Another winning day for AP McCoy
In a sense it was apt that, on the day that Irish Independent readers voted AP McCoy their Sports Star of the Year, the insatiable work ethic that has propelled him to 18 successive champion jockey titles saw the man himself soldiering away at Catterick.
He wouldn't have it any other way. The Yorkshire garrison town venue is a bleak outpost that your average riding mortal wouldn't think twice about missing on a cold December afternoon.
McCoy, though, is different, and that undying willingness to go anywhere in search of any winner is what has propelled him into the pantheon of racing immortality.
Neither of his two winners yesterday – one of which was suitably named Forthefunofit – will ever figure on the big stage. However, each represented one more obscure opportunity of a victory in themselves, something that McCoy has never knowingly passed up.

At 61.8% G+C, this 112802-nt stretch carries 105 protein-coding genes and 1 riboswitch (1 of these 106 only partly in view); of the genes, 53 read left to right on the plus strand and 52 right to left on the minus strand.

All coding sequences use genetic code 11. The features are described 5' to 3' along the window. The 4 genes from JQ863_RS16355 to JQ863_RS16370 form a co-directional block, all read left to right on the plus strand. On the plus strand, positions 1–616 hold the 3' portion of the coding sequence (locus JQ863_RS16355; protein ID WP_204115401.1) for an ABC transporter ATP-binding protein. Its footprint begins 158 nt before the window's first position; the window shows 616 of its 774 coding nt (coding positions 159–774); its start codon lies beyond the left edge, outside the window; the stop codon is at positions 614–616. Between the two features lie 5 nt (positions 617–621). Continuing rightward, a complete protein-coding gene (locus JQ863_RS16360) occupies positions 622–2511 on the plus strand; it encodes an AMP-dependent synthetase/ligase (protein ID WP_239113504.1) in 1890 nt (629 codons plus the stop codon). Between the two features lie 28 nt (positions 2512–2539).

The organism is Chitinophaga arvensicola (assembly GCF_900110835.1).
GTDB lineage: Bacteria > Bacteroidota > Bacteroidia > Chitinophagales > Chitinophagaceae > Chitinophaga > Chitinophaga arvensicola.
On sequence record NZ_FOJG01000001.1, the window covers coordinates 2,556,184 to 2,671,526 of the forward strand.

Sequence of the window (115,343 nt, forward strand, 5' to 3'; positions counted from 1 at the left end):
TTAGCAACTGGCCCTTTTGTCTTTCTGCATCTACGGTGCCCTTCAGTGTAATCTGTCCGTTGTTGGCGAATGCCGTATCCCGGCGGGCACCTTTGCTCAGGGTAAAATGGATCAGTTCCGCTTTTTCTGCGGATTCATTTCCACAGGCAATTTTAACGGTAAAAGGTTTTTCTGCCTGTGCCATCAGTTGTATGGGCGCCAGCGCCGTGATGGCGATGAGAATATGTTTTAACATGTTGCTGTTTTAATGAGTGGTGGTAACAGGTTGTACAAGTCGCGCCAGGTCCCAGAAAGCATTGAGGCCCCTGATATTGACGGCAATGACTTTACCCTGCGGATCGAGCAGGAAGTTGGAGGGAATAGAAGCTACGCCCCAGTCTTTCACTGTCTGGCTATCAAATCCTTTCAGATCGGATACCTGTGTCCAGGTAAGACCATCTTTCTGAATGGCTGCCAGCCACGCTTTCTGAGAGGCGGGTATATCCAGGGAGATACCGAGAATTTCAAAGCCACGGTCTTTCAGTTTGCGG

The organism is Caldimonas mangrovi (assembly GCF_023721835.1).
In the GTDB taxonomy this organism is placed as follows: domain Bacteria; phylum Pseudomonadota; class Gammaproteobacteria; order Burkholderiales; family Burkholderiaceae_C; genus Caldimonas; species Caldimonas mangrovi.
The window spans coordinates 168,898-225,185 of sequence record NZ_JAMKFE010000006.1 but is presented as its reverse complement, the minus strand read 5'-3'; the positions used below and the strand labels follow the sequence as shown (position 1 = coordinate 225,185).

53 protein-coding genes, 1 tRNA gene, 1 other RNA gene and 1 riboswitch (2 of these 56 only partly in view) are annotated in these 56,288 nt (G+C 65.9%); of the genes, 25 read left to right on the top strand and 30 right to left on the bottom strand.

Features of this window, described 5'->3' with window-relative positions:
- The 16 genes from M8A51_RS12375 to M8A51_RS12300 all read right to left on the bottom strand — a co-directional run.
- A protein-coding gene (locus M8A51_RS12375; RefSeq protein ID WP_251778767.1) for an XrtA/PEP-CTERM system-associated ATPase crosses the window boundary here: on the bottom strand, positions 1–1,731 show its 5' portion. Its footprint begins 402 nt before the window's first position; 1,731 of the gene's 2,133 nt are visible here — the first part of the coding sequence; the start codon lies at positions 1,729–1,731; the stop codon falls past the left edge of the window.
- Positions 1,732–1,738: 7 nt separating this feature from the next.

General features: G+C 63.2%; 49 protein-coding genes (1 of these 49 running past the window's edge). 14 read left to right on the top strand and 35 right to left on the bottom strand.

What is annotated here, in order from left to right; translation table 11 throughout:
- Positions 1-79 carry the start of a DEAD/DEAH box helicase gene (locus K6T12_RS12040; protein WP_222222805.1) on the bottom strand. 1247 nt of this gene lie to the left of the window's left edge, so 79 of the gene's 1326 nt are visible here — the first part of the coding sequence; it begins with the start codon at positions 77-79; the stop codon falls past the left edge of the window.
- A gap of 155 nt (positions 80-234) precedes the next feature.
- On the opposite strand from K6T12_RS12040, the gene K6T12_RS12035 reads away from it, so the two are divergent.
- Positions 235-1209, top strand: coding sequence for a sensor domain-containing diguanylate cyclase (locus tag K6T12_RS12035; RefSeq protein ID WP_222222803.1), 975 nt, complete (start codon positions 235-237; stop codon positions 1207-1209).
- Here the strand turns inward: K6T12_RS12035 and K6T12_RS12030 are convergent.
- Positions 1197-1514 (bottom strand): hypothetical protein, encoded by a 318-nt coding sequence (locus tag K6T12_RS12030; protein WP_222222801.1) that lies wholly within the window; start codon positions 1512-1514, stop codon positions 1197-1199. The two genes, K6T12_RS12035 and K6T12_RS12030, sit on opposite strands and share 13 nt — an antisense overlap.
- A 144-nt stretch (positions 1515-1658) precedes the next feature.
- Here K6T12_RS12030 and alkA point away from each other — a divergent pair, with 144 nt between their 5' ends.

The Moneyglass, Co Antrim-born phenomenon's incredible career has often gone underappreciated by the wider public, but he finally received something like the recognition he deserves by hitting the mind-boggling 4,000-winner mark aboard Mountain Tunes at Towcester last month.
He turns 40 next spring, but any notion that he might begin resting on his laurels is anathema. On Monday, after a fruitless trip to Navan on Sunday, a Ffos Las double brought him to the 150-winner mark in a campaign for a 17th time.
He is now over 4,030 winners into a scarcely conscionable quest for 5,000. To give his feats some context, only two jump jockeys in the history of the game have ridden more than 2,000 winners, with frequent championship runner-up Richard Johnson currently around the 2,500 mark.
The fact that McCoy has never not been champion since his first crown in 1996 tells its own story, and it is frightening to think that some of his most promising young colleagues were not even born 17 years ago.
He has a renowned fortitude which is something that McCoy believes will prolong his Peter Pan endurance.
"Now, my pain threshold is better than ever," he said of his injuries. "You get used to it. The more it has happened to me, the more I've been able to cope."